British laws aim to end Swiss ‘death tourism’

The Swiss model of assisted suicide is often cited by other countries Keystone

Britain is grappling with two laws on assisted suicide, with England and Wales on one side and Scotland on the other. The political and social debate often turns to Switzerland, where 244 Britons went to die between 1998 and 2013.

This content was published on April 10, 2014
Simona Verrazzo in London,

“We have a clear problem,” James Harris, head of campaigns and communications at pro-euthanasia lobby Dignity in Dying, told

“Dying people are ending their lives alone and without support or are reliant on the illegal assistance of a loved one or a doctor. They are terminally ill people who want to control their deaths when that death is imminent and they consider their suffering unbearable.”

The current legal reference point is the 1961 Suicide Act, which punishes anyone helping someone else end their life with up to 14 years in prison.

In a sign of how this emotive bioethical issue has gained in political importance, London and Edinburgh – which have different legal systems – are both preparing to debate separate bills on assisted suicide.

In November 2010, the Commission on Assisted Dying, also known as the Falconer Commission after a Labour politician, was set up, comprising lawyers, psychologists, doctors and philosophers.  

“They examined the problem and reached the conclusion that a law was needed that regulates this issue,” Harris said.

The Falconer Bill will probably be discussed in parliament in June or July this year, before the summer break, he added.  “But if it passes, assisted suicide will be legal only in England and Wales.”

In Scotland, a bill put forward in November by independent politician Margo MacDonald aims to legalise assisted suicide for terminally ill people and those with life-limiting conditions. MacDonald, who suffered from Parkinson’s Disease, died on April 4 aged 70. The bill will now be carried forward by Patrick Harvie, leader of the Scottish Green Party.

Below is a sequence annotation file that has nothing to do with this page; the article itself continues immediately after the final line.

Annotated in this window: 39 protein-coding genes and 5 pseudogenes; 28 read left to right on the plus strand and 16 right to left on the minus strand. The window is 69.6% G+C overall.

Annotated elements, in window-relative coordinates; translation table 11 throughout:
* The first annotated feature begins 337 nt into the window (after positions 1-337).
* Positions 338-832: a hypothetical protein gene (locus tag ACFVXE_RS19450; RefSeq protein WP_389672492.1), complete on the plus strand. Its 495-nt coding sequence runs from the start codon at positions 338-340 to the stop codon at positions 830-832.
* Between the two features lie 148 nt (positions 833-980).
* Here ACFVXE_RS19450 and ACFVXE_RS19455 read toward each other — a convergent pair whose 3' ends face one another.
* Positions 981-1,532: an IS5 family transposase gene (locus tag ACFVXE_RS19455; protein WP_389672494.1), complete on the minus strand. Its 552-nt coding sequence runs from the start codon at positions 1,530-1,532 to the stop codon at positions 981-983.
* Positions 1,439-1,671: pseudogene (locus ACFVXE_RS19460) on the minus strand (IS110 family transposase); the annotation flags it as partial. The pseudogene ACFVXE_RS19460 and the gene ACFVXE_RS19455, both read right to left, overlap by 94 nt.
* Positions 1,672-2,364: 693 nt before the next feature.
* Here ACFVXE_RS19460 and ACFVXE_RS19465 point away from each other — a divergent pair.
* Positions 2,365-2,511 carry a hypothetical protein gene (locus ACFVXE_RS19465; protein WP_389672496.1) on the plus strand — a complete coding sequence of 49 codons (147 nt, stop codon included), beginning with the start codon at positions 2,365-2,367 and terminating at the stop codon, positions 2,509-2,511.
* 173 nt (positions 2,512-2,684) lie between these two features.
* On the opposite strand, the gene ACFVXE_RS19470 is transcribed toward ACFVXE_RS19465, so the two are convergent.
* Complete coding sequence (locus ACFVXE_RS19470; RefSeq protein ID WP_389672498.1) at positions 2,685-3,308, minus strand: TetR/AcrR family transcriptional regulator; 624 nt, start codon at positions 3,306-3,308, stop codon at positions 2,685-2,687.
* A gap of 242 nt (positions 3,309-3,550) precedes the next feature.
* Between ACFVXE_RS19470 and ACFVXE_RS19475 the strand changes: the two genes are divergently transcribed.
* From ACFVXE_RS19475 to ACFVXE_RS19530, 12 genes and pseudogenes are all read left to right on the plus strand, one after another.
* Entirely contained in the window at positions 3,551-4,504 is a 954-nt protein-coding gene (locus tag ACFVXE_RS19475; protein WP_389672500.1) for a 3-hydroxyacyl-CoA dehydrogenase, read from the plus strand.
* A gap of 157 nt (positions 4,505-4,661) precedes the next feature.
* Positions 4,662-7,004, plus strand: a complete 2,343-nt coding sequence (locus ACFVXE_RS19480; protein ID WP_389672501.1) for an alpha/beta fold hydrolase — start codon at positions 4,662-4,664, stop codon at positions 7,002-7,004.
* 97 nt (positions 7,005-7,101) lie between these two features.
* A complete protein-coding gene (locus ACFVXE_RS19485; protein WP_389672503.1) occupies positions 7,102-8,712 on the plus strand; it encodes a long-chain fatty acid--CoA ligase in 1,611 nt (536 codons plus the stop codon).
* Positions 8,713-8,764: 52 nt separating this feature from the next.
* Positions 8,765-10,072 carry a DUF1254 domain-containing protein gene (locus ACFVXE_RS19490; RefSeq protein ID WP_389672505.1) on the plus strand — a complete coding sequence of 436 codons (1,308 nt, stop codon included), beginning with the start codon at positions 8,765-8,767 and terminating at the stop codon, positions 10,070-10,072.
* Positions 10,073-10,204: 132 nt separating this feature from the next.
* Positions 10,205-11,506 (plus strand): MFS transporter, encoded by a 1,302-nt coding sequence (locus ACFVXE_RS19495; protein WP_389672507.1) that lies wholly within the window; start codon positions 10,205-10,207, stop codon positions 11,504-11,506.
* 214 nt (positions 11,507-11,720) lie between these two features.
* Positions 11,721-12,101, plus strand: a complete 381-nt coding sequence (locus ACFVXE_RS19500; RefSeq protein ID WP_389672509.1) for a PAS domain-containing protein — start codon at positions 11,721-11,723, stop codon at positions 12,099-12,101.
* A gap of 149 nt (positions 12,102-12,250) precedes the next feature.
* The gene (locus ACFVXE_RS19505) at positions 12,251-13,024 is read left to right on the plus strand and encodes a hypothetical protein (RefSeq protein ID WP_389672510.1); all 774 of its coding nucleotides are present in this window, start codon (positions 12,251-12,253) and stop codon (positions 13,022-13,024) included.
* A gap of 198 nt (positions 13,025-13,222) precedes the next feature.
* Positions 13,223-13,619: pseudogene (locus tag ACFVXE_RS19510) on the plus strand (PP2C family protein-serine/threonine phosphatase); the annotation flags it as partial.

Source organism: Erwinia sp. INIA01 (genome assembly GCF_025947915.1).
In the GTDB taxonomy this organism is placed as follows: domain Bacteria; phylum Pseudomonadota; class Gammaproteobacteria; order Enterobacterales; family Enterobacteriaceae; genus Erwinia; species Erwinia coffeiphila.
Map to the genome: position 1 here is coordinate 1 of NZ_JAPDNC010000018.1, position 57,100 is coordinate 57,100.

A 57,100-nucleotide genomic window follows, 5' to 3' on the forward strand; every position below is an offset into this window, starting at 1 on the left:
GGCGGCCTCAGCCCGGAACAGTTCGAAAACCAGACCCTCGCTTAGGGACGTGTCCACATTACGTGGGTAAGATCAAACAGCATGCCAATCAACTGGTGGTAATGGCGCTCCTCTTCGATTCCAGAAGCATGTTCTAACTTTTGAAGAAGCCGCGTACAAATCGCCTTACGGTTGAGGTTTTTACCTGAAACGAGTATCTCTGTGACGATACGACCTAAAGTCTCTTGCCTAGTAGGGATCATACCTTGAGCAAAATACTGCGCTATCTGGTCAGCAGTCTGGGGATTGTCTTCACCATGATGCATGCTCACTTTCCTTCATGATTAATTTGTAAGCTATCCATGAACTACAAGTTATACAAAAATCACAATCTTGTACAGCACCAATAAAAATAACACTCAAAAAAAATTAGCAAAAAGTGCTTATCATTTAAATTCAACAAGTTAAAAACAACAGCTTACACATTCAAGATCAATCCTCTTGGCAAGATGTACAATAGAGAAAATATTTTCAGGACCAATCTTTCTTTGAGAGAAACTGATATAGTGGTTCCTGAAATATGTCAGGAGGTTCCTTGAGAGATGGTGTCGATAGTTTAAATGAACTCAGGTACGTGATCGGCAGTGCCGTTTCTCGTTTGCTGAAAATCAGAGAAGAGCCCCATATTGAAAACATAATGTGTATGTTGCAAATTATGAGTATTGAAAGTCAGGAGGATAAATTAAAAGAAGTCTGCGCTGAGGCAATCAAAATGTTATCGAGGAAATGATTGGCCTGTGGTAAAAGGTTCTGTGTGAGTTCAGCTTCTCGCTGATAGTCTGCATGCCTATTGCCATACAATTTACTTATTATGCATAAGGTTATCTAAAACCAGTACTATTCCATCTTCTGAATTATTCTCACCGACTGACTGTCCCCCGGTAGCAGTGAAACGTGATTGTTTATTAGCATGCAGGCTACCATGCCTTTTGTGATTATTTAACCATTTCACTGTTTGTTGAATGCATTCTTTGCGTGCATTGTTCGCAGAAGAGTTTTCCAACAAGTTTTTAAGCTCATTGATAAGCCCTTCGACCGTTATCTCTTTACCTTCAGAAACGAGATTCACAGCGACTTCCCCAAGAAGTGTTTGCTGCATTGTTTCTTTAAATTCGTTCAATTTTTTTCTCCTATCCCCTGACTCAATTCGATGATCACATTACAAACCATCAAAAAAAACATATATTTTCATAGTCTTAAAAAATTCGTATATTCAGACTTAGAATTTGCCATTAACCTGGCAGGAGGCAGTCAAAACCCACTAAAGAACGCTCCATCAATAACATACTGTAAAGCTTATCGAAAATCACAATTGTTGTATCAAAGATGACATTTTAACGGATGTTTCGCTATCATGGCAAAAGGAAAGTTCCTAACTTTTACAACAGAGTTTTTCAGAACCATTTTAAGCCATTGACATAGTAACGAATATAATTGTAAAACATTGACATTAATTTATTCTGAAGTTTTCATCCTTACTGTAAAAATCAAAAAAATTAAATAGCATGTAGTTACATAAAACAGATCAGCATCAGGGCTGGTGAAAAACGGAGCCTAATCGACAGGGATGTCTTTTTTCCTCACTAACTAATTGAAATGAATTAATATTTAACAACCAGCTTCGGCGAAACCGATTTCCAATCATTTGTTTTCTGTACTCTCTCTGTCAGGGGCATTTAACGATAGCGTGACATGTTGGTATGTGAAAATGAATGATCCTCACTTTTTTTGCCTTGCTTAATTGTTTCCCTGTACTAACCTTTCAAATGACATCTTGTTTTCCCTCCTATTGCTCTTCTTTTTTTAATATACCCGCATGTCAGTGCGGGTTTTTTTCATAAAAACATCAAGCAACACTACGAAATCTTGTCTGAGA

Swiss laws

Swiss law tolerates assisted suicide when patients commit the act themselves and helpers have no vested interest in their death. Assisted suicide has been allowed in the country since 1942.

Active euthanasia, on the other hand – taking specific steps to cause a patient’s death, such as injecting them with drugs – remains illegal.

With assisted suicide, death is usually induced through a lethal dose of barbiturates that has been prescribed by a doctor. Ingestion of the poison, whether by drinking it or through the use of intravenous drips or stomach tubes, must be carried out by the person wanting to die.

A 2006 decision by the Swiss Federal Court ruled that all people of sound judgment, irrespective of whether they suffer from a mental illness, have the right to decide the manner of their death.

The government examined various options to regulate assisted suicide practices and in June 2011 decided not to seek changes in the law, but to boost suicide prevention and palliative care.

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Death tourists

The aim of these bills is to end so-called “death tourism” to Switzerland, which is increasingly popular among Britons. Between 1998 and 2013, 244 of them travelled to Switzerland to die (29 last year), putting them second only to Germans.